The Shelby County chal­lenge claims the Voting Rights Act is uncon­sti­tu­tional because it hurts states’ rights. But this argu­ment was rejec­ted by the U.S. Supreme Court shortly after the Act was origin­ally enacted in 1965. In total, four separ­ate U.S. Supreme Court decisions have upheld the Voting Rights Act through the decades. In 2006, Congress also voted over­whelm­ingly to reau­thor­ize this essen­tial law (98–0 in the Senate, and 390–33 in the House), recog­niz­ing that seri­ous threats to our voting rights continue today.


The passage of the Voting Rights Act is a reflec­tion of the prom­ise of our Consti­tu­tion that all Amer­ic­ans would truly have the right to vote without facing discrim­in­a­tion, poll taxes, and other abuses. We can’t go back to those days, and the Voting Rights Act is our nation’s prom­ise that we never will.

The Voting Rights Act and Section 5 repres­ent the values of Amer­ica — free­dom and equal rights under the law. If Amer­ica wants to live up to this prom­ise of equal­ity, states should­n’t be able to ignore the Voting Rights Act and make it harder for some eligible Amer­ic­ans to vote.

The Continu­ing Need for Section 5 of the Voting Rights Act

  • In 2001, the white mayor and all-white Board of Alder­man for the city of Kilmi­chael, Missis­sippi attemp­ted to cancel an elec­tion shortly after black citizens had become a major­ity of the registered voters. The Depart­ment of Justice denied preclear­ance under Section 5, find­ing that the cancela­tion was designed to worsen the voting strength of African-Amer­ican voters. The town refused to resched­ule the elec­tion until the Depart­ment of Justice forced it to hold one in 2003, at which time the citizens elec­ted the town’s first African-Amer­ican mayor and three African-Amer­ican alder­men.
  • After the 2000 Census showed that Lati­nos had become a major­ity in five of eight districts, the city of Seguin, Texas proposed dismant­ling a Latino-major­ity district. The Depart­ment of Justice indic­ated that preclear­ance was unlikely, and the city with­drew its preclear­ance request but promptly closed the candid­ate filing period to prevent any Latino candid­ate from compet­ing in the district. A subsequent Section 5 enforce­ment action blocked this discrim­in­a­tion.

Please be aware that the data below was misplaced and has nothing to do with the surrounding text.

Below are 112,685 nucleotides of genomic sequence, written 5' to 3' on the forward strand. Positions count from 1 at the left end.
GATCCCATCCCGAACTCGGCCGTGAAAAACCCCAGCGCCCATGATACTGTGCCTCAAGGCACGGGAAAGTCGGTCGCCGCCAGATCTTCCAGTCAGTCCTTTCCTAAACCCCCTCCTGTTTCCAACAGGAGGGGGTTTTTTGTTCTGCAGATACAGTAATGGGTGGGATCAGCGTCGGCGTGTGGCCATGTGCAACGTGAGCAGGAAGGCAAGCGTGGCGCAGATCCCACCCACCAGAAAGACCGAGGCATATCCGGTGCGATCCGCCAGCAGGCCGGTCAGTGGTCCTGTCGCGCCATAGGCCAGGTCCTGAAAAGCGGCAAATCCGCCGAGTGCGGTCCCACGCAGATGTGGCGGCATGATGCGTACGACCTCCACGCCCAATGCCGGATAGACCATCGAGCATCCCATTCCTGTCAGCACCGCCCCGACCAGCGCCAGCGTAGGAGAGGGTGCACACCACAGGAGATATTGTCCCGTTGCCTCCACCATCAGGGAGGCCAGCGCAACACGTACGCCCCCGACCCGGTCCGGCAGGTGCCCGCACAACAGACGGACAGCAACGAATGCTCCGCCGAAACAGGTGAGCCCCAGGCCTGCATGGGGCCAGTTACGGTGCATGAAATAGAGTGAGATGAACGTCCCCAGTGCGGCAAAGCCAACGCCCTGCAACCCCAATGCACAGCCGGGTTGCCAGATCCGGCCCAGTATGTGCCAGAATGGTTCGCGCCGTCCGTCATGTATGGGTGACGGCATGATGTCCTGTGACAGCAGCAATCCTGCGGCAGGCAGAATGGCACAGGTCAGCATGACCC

• In 2004, an Asian Amer­ican candid­ate ran for city coun­cil for the first time in the history of Bayou La Batre, Alabama. The white incum­bent and his support­ers chal­lenged about 50 Asian-Amer­ican voters at the polls during the primary elec­tions, claim­ing that if they “could­n’t speak good English, they possibly weren’t Amer­ican citizens.” The Depart­ment of Justice determ­ined these chal­lenges were race-based . The Depart­ment of Justice prohib­ited the chal­lenges in the 2004 general elec­tion because of Section 5. The Asian-Amer­ican candid­ate won the coun­cil posi­tion in that elec­tion.
  • One week before the New York City primary elec­tions in 2001 — which had been resched­uled after the 9/11 attacks on the World Trade Center — the Board of Elec­tions planned to close a busy poll site in Manhat­tan’s Chin­atown without making any announce­ments in Chinese-language news­pa­pers and without inform­ing limited English profi­cient voters about this change. The Depart­ment of Justice informed the Board that the change could not take effect under Section 5. On primary day, hundreds of votes were cast at the original Chin­atown poll site. Without Section 5, many of these voters would have lost their right to vote.
  • In 2011, Texas lawmakers proposed redraw­ing polit­ical bound­ar­ies that would have created four new congres­sional districts. Despite the substan­tial growth in Texas’s minor­ity popu­la­tion in the past decade, not one of the new districts created the abil­ity for the Latino or African-Amer­ican community to elect their candid­ate of choice. A federal district court found that the maps were enacted to inten­tion­ally discrim­in­ate against Latino and African-Amer­ican voters, and Texas’s redis­trict­ing proposal was blocked under Section 5.

View this page as a PDF in English or Span­ish. Also see this infographic from NAACP LDF on why Section 5 is still needed